Motorcycle wars are under way.
Lime announced on Monday a new $ 335 million financing round led by Google Ventures of Alphabet. This is after his rival, Bird, announced less than two weeks ago that he received $ 300 million in new funds.
Along with Google Ventures, Lime also confirmed that Uber participated in this round of financing. The company that travels on horse also plans to partner with Lime to start renting scooters through its application.
"Our investment and partnership in Lime is one more step towards our vision of being a one-stop shop for all your transportation needs," Rachel Holt, Uber's head of new modalities, said in an e-mailed statement. "Lime already has an expansive footprint, and we are excited to incorporate their scooters into the Uber app so that consumers have another quick and affordable option to get around their city, especially to and from public transportation."
Scooters have become a controversial issue as they seize more and more cities across the United States. While regulators are rushing to write laws on the new form of transportation, many people say that they love being able to move from block to block in congested cities. Other residents complain that drivers do not follow the laws of the road and endanger pedestrians by walking on sidewalks and leaving scooters where they wish, blocking parking spots, bike racks and wheelchairs.
is on board with the scooter phenomenon. The scooters companies have raised funds at a dizzying pace. Bird became the fastest startup to become a unicorn, with a valuation of more than one billion dollars, with its latest round of financing. And now Lime has joined that club of billion-dollar startups as well. To date, Bird has raised $ 418 million and Lime has raised $ 467 million. Both companies were founded in 2017.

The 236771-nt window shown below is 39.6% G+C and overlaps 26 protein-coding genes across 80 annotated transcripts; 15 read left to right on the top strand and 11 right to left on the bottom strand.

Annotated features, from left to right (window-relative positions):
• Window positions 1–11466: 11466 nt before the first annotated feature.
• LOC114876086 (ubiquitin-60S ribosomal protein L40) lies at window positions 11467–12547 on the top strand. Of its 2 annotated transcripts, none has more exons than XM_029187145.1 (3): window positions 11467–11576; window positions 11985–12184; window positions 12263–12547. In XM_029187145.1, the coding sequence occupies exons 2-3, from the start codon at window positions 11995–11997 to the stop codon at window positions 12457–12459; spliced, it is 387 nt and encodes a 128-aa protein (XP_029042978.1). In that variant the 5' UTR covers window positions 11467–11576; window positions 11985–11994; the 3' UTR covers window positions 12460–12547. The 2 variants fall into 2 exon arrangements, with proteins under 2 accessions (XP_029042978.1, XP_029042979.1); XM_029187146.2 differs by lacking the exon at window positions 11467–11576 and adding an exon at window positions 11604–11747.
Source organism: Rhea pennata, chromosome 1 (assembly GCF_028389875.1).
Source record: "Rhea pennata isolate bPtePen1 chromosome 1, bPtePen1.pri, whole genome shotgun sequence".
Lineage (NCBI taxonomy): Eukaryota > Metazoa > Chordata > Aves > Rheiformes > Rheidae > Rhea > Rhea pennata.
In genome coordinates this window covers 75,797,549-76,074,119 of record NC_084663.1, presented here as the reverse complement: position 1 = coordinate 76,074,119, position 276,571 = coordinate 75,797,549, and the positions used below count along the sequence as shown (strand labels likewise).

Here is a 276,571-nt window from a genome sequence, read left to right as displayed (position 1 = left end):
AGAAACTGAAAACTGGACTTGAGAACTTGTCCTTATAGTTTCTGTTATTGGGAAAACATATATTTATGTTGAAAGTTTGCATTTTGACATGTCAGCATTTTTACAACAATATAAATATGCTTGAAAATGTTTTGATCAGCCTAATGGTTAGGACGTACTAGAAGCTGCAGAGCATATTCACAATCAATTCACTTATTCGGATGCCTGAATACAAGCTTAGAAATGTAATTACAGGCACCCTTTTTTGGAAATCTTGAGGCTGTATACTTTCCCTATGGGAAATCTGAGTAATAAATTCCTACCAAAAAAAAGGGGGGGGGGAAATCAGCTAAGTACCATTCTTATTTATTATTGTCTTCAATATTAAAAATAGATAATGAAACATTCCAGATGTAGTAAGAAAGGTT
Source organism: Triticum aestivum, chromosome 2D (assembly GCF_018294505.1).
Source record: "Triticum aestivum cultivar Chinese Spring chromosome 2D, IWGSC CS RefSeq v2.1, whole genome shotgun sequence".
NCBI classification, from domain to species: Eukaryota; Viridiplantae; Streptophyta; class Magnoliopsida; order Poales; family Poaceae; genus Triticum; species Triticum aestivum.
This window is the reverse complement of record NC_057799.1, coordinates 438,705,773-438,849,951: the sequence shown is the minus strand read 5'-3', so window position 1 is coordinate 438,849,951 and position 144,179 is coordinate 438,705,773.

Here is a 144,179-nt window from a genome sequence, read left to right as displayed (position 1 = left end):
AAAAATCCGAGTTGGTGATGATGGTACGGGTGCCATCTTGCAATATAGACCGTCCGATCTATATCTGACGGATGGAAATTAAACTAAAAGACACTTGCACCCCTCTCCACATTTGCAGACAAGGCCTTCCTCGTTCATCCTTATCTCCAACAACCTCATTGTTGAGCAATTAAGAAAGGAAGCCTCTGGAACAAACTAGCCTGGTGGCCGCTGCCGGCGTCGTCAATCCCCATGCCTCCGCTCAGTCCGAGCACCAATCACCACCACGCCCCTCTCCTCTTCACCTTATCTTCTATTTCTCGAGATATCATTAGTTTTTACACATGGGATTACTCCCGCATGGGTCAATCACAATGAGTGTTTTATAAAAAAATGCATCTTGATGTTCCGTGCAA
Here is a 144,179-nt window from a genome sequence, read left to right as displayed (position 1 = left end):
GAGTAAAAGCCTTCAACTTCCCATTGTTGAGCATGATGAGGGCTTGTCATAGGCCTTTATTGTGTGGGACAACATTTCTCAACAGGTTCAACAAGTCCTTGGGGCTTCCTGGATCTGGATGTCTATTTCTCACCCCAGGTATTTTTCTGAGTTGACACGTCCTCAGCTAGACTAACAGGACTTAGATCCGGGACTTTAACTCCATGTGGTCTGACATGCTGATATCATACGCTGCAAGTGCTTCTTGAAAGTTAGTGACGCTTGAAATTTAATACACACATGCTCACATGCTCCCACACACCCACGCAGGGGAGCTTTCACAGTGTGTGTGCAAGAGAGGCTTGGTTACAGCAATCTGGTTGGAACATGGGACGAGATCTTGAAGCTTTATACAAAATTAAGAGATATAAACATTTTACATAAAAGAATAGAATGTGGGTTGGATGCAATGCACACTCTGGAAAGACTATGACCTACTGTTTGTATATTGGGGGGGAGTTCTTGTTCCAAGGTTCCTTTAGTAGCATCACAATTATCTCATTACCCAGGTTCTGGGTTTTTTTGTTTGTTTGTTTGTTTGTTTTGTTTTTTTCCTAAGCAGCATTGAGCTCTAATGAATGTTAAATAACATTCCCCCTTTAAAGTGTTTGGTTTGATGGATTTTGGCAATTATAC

Bird's CEO, Travis VanderZanden, has a complicated relationship with Uber and Lyft . He founded the cherry car washing company, which was later acquired by Lyft in 2013. With the acquisition, he became Lyft's director of operations. He was arrested by Uber the following year, causing a scandal when Lyft sued him for allegedly stealing confidential information. The two sides resolved the claim in June 2016. Then, Vander Zanden left Uber in September 2016.
Uber did not disclose how much he is investing in Lime, but Lime said it is "considerable". With Uber and Lime as strategic partners, the scooters will be co-branded and will be available in the Uber application. Uber launched a similar badociation with Jump bicycles in January and finally acquired bike rentals without a dock in April.
While Lime and Bird lead the electric scooters package, several other companies appear to be involved . Lyft has said that it looks for profitable scooters, like Scoot, Razor, Ofo, Ridecell, Uscooter, Skip and CycleHop.
Lime is now in more than 70 cities in the US UU And Europe and has given six million trips through its network of electric scooters, electric bicycles and pedal bicycles. Along with Uber and Google Ventures, other investors in the new round of financing for Lime include Alphabet, IVP, Atomico and Fidelity Management and Research Company. With this additional cash, Lime said he plans to continue expanding.
"As we continue to expand the limits of urban transportation, we are delighted to work with our new partners, along with our pbadengers and cities, to bring the next chapter into this emerging narrative for life," the co-founders of Lime, Toby Sun and Brad Bao said in a statement.
Published for the first time on July 9 at 9:31 a.m. PT.
Update, 12:16 pm: Add additional investors in the new round of financing for Lime.
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